High numbers of non-Muslim pupils in India are attending state-run schools which teach general subjects as well as Islamic studies.
Madrasas defended as modern education
KOLKATA // Dressed in a white salwar dupatta, and translating Arabic verses from the Quran into Bengali, the teenage student of Islamic studies could pass for a Muslim. But Kanika Roy, 16, is Hindu, as are almost half of the 52 students in her class at state-funded Chatuspalli High Madrasa in Orgram village, West Bengal state. When results of the statewide year 10 High Madrasa Board examinations were released last week, Kanika came top in Islamic studies and Arabic. "Even though it is called a madrasa, contrary to general belief, more than 64 per cent of about 1,000 students in our institution are non-Muslims. Islamic studies and the Arabic language course are only a small part of our curriculum. Here we teach mostly the same general subjects that students study in regular schools," said Anwar Hossain, the headmaster of the madrasa in Orgram, 120kms from Kolkata. Madrasas are normally identified as places where Muslim students are taught theology, and have been accused by some western diplomats of being "a breeding ground for radical Islam".
But a closer look at West Bengal's government-run madrasas reveals that they are no different from mainstream schools and students there are being groomed to become modern-day professionals. According to a recent report by the Madrasa Board, about 20 per cent of students studying in West Bengal's 559 government-sponsored madrasas are Hindus, Christians and animists and these numbers are increasing.
"Unless you enter our madrasas you can never imagine that we have these modern curricula, but they are what Muslims as well as other students need to equip themselves for survival in today's world," Abdus Sattar, West Bengal's madrasa education minister, said. The schools provide free education up until year 12, or 18 years of age, attracting students from poorer labourer and farming families, both Muslim and non-Muslims.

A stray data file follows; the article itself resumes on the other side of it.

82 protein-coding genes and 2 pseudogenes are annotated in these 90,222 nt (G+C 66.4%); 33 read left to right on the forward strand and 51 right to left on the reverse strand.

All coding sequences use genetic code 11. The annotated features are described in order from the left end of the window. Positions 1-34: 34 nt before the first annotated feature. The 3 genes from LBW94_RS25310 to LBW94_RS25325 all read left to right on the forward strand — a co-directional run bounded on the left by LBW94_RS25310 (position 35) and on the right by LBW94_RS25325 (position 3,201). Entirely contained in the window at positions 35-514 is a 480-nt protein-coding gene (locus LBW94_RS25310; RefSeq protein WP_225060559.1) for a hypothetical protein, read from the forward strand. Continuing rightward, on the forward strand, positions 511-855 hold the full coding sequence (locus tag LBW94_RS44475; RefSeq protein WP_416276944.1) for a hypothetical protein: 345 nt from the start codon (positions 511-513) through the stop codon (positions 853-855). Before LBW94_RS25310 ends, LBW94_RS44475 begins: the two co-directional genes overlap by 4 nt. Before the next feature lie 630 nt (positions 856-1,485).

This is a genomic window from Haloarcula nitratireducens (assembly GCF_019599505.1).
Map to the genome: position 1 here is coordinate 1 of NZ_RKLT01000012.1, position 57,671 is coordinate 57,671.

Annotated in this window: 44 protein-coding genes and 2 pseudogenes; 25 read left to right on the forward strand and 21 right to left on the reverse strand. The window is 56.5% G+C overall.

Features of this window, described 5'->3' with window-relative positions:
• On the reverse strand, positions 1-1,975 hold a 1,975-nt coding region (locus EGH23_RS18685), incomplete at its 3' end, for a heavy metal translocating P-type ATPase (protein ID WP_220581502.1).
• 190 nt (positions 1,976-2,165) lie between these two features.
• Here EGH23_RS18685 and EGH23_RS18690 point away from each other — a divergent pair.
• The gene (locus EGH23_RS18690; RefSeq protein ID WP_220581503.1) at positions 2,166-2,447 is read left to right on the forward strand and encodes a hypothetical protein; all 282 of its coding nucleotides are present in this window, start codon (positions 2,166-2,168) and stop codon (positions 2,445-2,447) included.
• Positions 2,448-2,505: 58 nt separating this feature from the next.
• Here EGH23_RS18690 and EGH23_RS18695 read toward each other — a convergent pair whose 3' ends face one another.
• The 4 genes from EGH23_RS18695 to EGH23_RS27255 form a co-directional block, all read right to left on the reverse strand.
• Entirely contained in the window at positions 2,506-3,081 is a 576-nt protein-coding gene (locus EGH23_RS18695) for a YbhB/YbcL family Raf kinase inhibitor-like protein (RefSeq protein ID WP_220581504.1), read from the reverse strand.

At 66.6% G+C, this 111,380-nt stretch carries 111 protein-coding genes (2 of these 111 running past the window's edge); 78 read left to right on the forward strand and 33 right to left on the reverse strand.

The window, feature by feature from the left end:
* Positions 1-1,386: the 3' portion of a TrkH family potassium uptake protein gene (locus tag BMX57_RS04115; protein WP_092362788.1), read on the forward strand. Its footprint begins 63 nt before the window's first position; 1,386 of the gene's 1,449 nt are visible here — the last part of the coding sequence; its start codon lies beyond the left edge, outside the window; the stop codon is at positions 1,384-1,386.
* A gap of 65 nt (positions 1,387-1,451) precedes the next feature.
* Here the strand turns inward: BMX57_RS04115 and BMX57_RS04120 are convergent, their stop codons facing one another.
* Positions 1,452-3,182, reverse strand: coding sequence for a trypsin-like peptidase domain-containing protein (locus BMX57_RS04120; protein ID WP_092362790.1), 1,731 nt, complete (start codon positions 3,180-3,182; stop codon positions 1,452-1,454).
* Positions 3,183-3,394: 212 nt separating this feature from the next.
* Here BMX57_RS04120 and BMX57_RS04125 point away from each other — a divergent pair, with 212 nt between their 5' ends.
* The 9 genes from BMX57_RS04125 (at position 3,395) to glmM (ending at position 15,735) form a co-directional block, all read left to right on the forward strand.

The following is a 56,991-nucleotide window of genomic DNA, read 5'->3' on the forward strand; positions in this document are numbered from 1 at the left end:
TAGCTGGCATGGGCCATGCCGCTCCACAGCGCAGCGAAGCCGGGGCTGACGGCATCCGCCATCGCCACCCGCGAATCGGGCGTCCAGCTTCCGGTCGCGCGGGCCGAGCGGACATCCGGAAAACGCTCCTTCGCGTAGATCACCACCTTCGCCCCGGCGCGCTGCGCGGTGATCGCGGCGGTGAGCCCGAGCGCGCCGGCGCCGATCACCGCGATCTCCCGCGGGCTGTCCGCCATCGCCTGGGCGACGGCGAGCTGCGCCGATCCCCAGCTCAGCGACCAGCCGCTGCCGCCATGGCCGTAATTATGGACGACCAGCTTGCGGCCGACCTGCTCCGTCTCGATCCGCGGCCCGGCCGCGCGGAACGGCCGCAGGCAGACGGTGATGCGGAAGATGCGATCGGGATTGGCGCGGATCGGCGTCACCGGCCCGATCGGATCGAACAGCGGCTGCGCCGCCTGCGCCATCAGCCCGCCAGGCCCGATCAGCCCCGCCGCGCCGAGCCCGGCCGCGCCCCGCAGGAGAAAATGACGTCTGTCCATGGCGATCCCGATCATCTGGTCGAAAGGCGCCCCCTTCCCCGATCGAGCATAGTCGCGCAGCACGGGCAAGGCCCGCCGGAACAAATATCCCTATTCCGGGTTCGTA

"Our modernised infrastructure is the key factor why we are getting so many non-Muslim pupils in our madrasas. "Competing on par with their counterparts in regular schools, our madrasa students are being groomed to become modern professionals and some hundreds of our madrasa graduates have become engineers, IT professionals, doctors, scientists and corporate managers over the past few years," Mr Sattar said. Meena Roy, the mother of Kanika, said she sent her daughter to the madrasa despite the fact there were other government schools in the vicinity.
"My daughter was turned away by two other schools because we could not afford to pay her fees. But at this madrasa everything came free. This madrasa came to us as a double blessing as we have found the teachers very sincere here. Recently I got my son admitted to the same madrasa." In Hindu-dominated India, madrasas were shunned by non-Muslims. But the mindset of the people is changing. Desperate for good and affordable education for their children, the poorer non-Muslims are no longer hesitant to send their children to the more modern madrasas.
Syed Abul Azhar Samsuddin, an alumnus of the Orgram madrasa who studied medicine in a reputable college and now practises as a doctor in Kolkata, believes the fact that many former madrasa students have established themselves as good professionals is encouraging many non-Muslims to send their children to such schools. " "Now that everyone knows that a madrasa student can also become a doctor, engineer or other good professionals, the non-Muslims are shedding their inhibitions and sending their children to madrasas," Dr Samsuddin said.
For some non-Muslim students, studying in madrasas is an opportunity to understand Islam and the Muslim community. "In the society we often hear negative comments about Islam and Muslims. But by studying at this madrasa I have found that people have a completely incorrect idea about this religion," said Deblina Garai, 15, a student at the Orgram madrasa. West Bengal's Madrasa Board officials believe as further modernisation is going on, with government deciding to introduce more career-orientated trainings in madrasas, the number of non-Hindus is going to increase.
"Already 11 per cent of our teachers are non-Muslim and many non-Muslims do not consider our madrasas Islamic institutions any more," said Sohrab Hossain, president of West Bengal Board of Madrasa Education, which controls the state's 559 recognised madrasas. "We have to keep pace with the modern world and make every effort to modernise the madrasas. We cannot afford to repeat that historical mistake of those Indian leaders who rejected English education in British India and forced the nation to lose many years in terms of development."